So. My wedding dress. Many of you have asked for a post about my process of altering (slash upcycling) the dress, so here it is!
Part 1: Finding the Dress
I (surprisingly) didn’t really have any ideas about how I wanted my wedding dress to look. In fact, the only dresses I’d really felt drawn to was this beauty from BHLDN.
I’d considered making a dress myself, but I really, really wanted to try on wedding dresses. (And I didn’t want to buy anything without trying it on. So the BHLDN dress was my last resort.) So I decided to make a few appointments, and I decided that if I didn’t like anything I saw, I’d make a dress.
Of course, when we went shopping, I found a dress that I liked (that was only $500), so I decided that I’d just buy it.
However, I was dress shopping in Iowa, but I was living in Maryland, and the wedding was going to be in Maryland. So I only wanted to buy a dress off the rack. And the dress I liked was a size 14. (They recommended I buy an 8 and then take that one in a little more in the chest. #typical)
I thought that was no problem. My mom thought it was a huge problem. But after fighting with both my mom and my sister, I finally won, and I bought the dress.
Part 2: Alteration #1
A lot of people were really motivated to help me find a tailor, but I was seriously considering the idea of altering it myself. And when a coworker told me that she and her mom were making her wedding dress, I realized that I really did want to alter (and maybe change) my wedding dress.
I already liked the top (and I almost never wear sweetheart necklines, which made it unique), so that was easy enough. If you look closely, you can tell that I changed the shape of the neckline slightly, but otherwise, I kept the design of the top the same. So I took apart the top (every. single. seam.), made a new pattern that matched it, and cut it out in my size.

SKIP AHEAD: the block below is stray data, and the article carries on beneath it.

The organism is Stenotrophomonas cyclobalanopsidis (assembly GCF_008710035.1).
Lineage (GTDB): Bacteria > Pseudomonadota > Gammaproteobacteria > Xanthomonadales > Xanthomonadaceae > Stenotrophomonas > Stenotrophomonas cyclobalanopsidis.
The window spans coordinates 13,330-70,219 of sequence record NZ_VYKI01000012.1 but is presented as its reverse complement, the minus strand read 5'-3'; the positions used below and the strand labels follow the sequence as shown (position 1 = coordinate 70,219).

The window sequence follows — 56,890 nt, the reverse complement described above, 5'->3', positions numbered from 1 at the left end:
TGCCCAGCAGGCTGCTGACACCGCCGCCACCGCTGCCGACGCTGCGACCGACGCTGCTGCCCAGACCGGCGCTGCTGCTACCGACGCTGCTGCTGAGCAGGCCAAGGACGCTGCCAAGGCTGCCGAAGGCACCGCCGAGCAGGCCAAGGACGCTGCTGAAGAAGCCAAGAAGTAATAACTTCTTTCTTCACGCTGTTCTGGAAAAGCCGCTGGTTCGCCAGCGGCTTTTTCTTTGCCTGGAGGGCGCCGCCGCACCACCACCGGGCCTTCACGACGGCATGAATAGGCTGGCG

The skirt was a different story.
It was a huge, beautiful ball gown, but it had between 7 and 9 layers — tulle, satin, horse hair, linings, etc. And I really didn’t want to have to navigate around all of that all day.
So I decided that I’d take out a few of the layers, take off the train, and make the skirt a little less full. Simple.
Except that I didn’t actually make a full-scale mockup of the dress before I did the real thing, and I ended up making the skirt too narrow. And it did not look good.
So basically, I didn’t like the dress, and I knew that I would have to pretty much redesign the entire skirt to fix it. Oh, and it was mid-May at this point. Our wedding was July 1.
Part 3: Alteration #2
I made the very uncharacteristic decision to just step back for a few days and not worry about the dress. (My typical course of action would be to freak out, work myself into a tizzy, and call someone to tell hem how it was ruined. I have done this many times after hair cuts.)
During that time, I did some low-level Pinterest browsing and some brainstorming, but I actually found my inspiration a few days later when I was meeting a friend for dinner. I walked through a mall-like area to get to the bathrooms, and in one of the windows was a dress form with a skirt made out of huge petals. I was like, “That’s what I’m going to do with my dress.”
And I did! I made a petal pattern out of a magazine page, and then I cut out probably 300-400 tulle petals.
I decided that the skirt would look best if the petals were doubled up, so I’d lay down an entire row of petals, put another layer on top, and then sew them all down. And I did that every four inches all the way down the skirt.
During this round of alterations, I also realized that the top made my chest look really, really flat. There was boning along the princess seam to help with that (in theory), but I’d never sewn boning before. Which means I didn’t do a great job of using it for shaping. I eventually found some cups from an old dress, and I sewed those in to help a bit.
And then it was done!
Altering the dress ended up being my absolute favorite part of the wedding planning, and now I have tons and tons of pictures of my finished project!
Some Other Notes
Since I bought the dress off the rack, I knew I needed to wash it or clean it somehow. However, I didn’t really trust a dry cleaner with the dress. So I consulted Pinterest and learned how to wash it in the bathtub. (I actually use that method to hand wash regular clothes now — you can see the tutorial here.)
I only used fabric from the original dress for the finished product. But since I was taking it in so much, there was plenty to work with. Plus, there were about a thousand layers of fabric.
It also turned out that when I moved around in the dress, the top wrinkled up a bit. Of course, I had no idea, since I’d only tried it on in my living room. But really, even if I had known, I’m not sure I would’ve been able to figure out how to fix it anyway. 🙂
Thanks for reading!
P.S. You can see more of our wedding pictures in this post!